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and thousands of villages submerged in southern thailand. according to the country's interior ministry, 700,000 people have been affected. forecasters are warning that the unseasonal downpours will continue for at least another two days. as david campanale now reports, the deluge has also disrupted beach holidays in several destinations popular with tourists — the islands of ko samui and ko phangan. heavy rains are hammering thailand's flood ravaged south, taking the death toll higher and leaving thousands of villagers partially submerged. in some parts, the water has risen to the rooftops. the rain is turning roads into rivers, making them impossible. it is also inundated farmland and damaged more than 1500 schools. the downpour is expected to persist for another 48 hours. the thailand's meteorologists warning of possible flash floods. its severity is testing the capacity
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of locals to come. translation: now we like food and tricky water, but the water level is almost stable. —— drinking. tricky water, but the water level is almost stable. -- drinking. many flights and train or bus service and has been delayed or suspended and power lines toppled in the region. boats are being used to evacuate flood victims while military bases are being mobilised to help in the process. for many, the downpours and flooding could not have come at a worse time. tourism plays a vital role in the thai economy, and this is usually peak holiday season, with whether normally both cool and relatively dry. social media showed some tourists making light of the floods, using inflatable rings to float down waterlogged streets. but others may choose to cancel or cut short their visits, taking away a desperately needed source of income for many ordinary thais. wildfires in north america are getting bigger, more frequent and more destructive, according to official statistics from the us government.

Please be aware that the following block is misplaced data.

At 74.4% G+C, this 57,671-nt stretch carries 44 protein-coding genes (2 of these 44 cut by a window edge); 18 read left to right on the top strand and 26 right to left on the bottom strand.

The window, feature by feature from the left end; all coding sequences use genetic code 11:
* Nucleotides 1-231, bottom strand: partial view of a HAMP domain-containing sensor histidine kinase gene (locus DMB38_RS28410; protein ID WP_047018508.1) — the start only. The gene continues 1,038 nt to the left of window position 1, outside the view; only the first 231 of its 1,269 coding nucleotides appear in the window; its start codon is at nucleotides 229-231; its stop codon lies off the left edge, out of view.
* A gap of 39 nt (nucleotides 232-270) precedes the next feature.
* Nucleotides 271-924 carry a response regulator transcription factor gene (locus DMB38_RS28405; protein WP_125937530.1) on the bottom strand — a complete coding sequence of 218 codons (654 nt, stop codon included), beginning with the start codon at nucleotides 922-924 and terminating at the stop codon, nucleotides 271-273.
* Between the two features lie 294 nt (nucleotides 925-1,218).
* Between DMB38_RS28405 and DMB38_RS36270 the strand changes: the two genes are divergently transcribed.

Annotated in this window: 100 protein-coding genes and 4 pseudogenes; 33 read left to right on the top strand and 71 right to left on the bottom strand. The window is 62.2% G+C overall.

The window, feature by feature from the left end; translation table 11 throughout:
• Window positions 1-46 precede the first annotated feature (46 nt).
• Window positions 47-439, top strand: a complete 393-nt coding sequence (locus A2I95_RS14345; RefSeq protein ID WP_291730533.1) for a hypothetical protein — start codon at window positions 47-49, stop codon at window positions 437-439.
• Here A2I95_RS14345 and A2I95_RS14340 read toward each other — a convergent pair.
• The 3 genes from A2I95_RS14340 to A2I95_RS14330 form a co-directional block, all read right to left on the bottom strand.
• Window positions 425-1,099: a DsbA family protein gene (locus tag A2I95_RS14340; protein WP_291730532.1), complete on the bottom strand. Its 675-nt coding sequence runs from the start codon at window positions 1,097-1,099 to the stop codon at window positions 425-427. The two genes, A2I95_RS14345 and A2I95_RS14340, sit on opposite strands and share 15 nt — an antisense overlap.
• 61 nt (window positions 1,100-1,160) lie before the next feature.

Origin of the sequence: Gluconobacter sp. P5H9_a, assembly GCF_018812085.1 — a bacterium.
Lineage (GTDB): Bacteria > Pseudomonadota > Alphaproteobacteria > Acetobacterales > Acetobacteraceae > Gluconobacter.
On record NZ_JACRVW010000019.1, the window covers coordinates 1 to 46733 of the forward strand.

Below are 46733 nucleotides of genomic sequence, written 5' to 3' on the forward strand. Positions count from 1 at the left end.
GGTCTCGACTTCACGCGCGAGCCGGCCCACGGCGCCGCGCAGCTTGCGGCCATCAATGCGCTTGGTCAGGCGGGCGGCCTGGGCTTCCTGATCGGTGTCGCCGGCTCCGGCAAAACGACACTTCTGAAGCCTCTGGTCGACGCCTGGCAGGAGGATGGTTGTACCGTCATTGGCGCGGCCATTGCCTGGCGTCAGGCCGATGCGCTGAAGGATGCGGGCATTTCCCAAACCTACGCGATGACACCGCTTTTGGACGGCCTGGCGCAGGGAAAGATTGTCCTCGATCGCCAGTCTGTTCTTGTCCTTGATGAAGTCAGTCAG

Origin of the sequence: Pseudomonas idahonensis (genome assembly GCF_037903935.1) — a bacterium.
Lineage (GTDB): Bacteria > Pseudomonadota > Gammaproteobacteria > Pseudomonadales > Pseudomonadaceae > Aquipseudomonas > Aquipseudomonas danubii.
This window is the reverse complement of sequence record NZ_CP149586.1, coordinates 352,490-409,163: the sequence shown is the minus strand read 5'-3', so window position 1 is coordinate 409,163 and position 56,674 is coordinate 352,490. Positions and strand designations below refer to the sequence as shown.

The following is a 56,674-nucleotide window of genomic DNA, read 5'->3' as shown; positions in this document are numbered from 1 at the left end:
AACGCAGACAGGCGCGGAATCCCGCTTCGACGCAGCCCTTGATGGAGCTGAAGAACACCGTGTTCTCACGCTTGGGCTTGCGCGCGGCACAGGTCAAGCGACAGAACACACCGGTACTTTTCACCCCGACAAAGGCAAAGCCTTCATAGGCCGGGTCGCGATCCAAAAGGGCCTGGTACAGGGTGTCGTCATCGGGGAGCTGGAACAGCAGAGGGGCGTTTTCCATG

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scientists say a warming climate combined with a century of fire suppression by the people who settled in the west has produced the perfect conditions for so—called "megafires," fuelled by thicker and drierforests. our north america correspondent james cook reports from the colorado rockies. welcome to the furnace. across large swathes of north america, this is the new terrifying normal. in the united states last year, there were more than 60,000 wildfires, and the trend is towards bigger and more destructive blazes. huge fires are transforming the landscape of the united states. here in the foothills of the rockies, a blaze burned through here 20 years ago, and still it looks like this. no longer dense forest, but essentially prairie. the buffalo creek blaze was one of several so—called mega fires here in colorado which destroyed homes, polluted water supplies, and left locals lucky enough
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to escape fearful for the future. it is terrifying. it's devastating, the destruction, it's traumatic. it brings into focus very quickly that there's something wrong here. so what is wrong? scientists say rising temperatures and years of drought are partly to blame, and so too is a century of fire fighting by the settlers of the west, who interrupted the natural rhythm of regular fires so they could preserve life, property and precious timber. the results — thicker forest, more fuel to burn, and often devastation. we are caught in this vicious circle. forests need fire — fire is as natural to a forest as sunshine and rain. no—one ever lost theirjob for fighting a fire. as a fire manager or a policy maker, the far more difficult decision is to allow a fire to burn, to manage a fire for its resource benefit. but sometimes you think